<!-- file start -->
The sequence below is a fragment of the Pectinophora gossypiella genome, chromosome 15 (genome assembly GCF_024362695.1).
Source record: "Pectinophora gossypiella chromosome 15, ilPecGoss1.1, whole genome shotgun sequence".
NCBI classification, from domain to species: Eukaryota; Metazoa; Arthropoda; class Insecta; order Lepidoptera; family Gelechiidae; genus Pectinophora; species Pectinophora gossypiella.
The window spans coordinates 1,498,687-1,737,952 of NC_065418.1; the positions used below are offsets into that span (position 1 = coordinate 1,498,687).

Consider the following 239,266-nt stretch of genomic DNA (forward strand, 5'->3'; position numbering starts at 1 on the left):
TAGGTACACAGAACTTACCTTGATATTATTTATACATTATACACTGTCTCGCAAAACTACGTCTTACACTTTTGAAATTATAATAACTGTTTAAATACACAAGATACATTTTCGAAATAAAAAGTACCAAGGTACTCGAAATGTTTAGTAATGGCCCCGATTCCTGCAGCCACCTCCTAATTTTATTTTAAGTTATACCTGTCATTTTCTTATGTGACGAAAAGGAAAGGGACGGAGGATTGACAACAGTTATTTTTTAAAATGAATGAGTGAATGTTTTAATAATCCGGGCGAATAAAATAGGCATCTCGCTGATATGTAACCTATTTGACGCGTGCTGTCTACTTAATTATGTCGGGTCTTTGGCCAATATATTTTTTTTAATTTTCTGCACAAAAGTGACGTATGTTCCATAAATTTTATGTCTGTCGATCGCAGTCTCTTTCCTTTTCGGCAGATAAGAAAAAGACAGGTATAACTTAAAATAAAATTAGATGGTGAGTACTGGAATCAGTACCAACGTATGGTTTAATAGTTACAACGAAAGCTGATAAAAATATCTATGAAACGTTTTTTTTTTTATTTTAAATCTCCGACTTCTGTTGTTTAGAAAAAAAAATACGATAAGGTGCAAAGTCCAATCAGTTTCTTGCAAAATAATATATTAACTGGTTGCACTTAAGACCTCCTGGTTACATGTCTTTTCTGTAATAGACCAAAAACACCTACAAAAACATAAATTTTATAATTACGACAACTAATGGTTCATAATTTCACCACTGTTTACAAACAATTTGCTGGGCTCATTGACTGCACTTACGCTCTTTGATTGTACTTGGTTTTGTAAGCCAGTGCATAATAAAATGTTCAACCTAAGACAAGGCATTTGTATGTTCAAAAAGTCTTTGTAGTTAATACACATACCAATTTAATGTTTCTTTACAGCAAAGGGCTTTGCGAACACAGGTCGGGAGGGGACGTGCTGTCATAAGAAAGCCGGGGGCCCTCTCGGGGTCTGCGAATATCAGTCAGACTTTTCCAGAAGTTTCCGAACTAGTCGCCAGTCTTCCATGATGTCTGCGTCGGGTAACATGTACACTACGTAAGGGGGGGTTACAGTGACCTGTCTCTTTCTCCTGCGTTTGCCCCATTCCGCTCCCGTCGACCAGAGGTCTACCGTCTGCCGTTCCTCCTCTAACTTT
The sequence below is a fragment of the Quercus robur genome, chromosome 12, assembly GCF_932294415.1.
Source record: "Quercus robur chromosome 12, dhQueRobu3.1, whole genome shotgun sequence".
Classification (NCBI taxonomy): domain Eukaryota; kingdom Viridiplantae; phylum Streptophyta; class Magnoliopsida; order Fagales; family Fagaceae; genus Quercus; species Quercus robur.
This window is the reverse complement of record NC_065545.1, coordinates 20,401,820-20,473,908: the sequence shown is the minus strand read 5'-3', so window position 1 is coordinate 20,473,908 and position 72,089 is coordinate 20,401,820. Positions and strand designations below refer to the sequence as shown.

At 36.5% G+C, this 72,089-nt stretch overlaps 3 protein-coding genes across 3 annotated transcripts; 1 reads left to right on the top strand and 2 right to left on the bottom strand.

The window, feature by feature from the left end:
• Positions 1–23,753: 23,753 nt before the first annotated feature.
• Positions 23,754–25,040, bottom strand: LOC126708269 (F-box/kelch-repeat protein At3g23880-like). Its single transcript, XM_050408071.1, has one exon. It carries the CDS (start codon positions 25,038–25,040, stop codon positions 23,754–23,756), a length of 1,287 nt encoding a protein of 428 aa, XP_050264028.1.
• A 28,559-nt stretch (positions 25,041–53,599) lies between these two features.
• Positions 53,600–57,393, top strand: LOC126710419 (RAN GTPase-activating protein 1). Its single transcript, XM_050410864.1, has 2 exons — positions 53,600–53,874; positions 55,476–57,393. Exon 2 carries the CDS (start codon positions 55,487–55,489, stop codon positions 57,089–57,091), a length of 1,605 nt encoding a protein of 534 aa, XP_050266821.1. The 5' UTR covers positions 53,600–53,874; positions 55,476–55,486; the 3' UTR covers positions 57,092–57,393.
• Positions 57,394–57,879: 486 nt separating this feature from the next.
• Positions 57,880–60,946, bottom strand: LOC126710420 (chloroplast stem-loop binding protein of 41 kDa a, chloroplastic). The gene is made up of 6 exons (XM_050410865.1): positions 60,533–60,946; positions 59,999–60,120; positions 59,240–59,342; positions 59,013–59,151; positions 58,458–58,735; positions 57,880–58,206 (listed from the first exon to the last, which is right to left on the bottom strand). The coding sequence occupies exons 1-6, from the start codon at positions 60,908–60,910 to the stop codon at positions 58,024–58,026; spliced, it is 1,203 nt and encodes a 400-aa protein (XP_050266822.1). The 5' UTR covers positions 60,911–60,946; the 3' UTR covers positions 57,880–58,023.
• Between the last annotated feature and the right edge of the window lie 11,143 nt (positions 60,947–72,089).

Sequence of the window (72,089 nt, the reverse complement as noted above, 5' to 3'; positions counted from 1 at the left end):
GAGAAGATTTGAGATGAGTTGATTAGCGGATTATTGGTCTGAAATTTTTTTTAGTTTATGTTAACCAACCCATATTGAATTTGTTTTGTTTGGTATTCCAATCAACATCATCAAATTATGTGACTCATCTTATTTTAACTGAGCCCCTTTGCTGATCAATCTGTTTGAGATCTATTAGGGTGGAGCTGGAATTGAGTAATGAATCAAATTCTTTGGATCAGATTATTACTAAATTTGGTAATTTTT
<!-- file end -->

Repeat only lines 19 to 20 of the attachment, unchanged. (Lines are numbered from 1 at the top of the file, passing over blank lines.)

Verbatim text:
• Between the last annotated feature and the right edge of the window lie 11,143 nt (positions 60,947–72,089).

Sequence of the window (72,089 nt, the reverse complement as noted above, 5' to 3'; positions counted from 1 at the left end):